. . . .

(j) Any portion of the condominium property that must be insured by the association against the property loss pursuant to paragraph (f) which is damaged by an insurable event shall be reconstructed, repaired, or replaced as necessary by the association as a common expense. In the absence of an insurable event, the association or the unit owners shall be responsible for the reconstruction, repair, or replacement as determined by the maintenance provisions of the declaration or bylaws. All property insurance deductibles and other damages in excess of property insurance coverage under the property insurance policies maintained by the association are a common expense of the condominium, except that:

. . . .

2. The provisions of subparagraph 1, regarding the financial responsibility of a unit owner for the costs of repairing or replacing other portions of the condominium property also apply to the costs of repair or replacement of personal property of other unit owners or the association, as well as other property, whether real or personal, which the unit owners are required to insure.1

Florida condominium unit owners should review their individual unit owner policy, the master policy, the association bylaws, and Florida’s condominium association statute. Unit owners with a working understanding of these instruments will have the knowledge necessary to maximize recovery efforts following a loss.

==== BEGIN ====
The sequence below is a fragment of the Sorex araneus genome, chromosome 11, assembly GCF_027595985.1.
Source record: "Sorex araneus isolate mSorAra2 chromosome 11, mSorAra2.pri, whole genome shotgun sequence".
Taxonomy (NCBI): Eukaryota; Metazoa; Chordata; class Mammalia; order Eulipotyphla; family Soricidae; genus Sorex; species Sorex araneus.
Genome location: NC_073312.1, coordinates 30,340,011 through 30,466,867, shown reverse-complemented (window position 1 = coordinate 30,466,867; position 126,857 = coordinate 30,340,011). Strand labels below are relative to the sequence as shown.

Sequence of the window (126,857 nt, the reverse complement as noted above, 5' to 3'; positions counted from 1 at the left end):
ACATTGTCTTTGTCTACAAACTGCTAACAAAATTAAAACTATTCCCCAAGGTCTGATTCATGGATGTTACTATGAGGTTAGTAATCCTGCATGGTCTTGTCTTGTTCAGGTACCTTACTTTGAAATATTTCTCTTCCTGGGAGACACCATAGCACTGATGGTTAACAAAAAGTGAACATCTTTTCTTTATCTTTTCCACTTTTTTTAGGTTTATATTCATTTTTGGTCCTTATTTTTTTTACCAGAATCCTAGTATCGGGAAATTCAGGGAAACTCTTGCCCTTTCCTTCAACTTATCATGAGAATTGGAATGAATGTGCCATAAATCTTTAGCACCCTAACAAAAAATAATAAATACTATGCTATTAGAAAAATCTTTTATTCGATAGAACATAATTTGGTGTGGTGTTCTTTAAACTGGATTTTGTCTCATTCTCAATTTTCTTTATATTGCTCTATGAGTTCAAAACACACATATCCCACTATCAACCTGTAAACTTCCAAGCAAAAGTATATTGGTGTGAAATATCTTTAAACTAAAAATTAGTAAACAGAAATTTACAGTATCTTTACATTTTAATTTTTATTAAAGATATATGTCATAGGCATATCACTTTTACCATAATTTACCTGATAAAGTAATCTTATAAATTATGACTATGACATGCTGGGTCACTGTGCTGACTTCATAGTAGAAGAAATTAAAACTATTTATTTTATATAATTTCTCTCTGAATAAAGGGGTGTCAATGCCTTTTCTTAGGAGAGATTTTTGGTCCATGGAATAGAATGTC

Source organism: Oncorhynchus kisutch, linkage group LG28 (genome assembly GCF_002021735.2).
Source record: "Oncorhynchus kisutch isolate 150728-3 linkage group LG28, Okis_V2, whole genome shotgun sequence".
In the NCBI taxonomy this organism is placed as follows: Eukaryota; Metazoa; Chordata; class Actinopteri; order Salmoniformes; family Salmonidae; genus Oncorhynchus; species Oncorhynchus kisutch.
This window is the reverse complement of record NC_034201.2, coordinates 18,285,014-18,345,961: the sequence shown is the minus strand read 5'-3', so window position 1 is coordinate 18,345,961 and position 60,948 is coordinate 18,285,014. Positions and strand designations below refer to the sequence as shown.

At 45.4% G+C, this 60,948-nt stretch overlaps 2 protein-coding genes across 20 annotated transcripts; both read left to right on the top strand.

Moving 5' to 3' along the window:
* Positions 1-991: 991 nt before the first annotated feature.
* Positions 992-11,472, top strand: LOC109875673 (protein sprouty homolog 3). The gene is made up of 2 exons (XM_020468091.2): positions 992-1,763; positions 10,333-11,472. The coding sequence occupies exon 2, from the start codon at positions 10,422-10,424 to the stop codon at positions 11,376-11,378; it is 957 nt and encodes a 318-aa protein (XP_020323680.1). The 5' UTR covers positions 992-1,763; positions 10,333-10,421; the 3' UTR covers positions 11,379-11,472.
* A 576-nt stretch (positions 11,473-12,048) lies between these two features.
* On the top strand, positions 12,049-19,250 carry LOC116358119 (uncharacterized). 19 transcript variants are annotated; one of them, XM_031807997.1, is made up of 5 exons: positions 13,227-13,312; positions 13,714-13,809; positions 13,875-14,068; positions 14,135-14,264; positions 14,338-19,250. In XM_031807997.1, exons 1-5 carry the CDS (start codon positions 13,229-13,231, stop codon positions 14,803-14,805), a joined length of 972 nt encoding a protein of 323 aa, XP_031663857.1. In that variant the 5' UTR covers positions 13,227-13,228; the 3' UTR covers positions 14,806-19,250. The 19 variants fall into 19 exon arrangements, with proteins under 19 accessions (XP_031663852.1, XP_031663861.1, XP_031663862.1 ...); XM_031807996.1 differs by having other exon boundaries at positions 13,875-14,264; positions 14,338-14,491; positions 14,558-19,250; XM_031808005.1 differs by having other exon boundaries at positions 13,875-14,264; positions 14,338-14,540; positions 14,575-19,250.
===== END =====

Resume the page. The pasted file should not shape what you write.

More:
1 Fla.Stat. §718.111(11)(f) and (j).

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Founded in 1985, our law firm continues to be dedicated to representing insurance policyholders throughout the United States. Collectively, our lawyers are licensed to practice in 25 states. In fact, many of Merlin Law Group’s attorneys worked for the insurance industry before joining the firm, so they bring a strong understanding of insurance company practices. Anyone can file a claim, but it takes experience, knowledge, and savvy to achieve a truly successful outcome. As The Policyholder’s Advocate®, Merlin Law Group aims to drive positive change within the insurance sector by obtaining justice for our clients and educating policyholders on how to navigate insurer bad faith tactics.

When we handle property insurance claim disputes, we hire the most experienced and qualified expert witnesses to evaluate your insurance claim and testify on your behalf. In most cases, we can advance the fees for this. Typically, we hire experts such as engineers, contractors, independent roofing consultants and other professionals to perform a thorough assessment on all possible causes of damages. This is a process that provides us with a very detailed and all-inclusive estimate for determining and justifying a proper settlement. Our use of these professional expert witnesses sets us apart from other insurance law firms.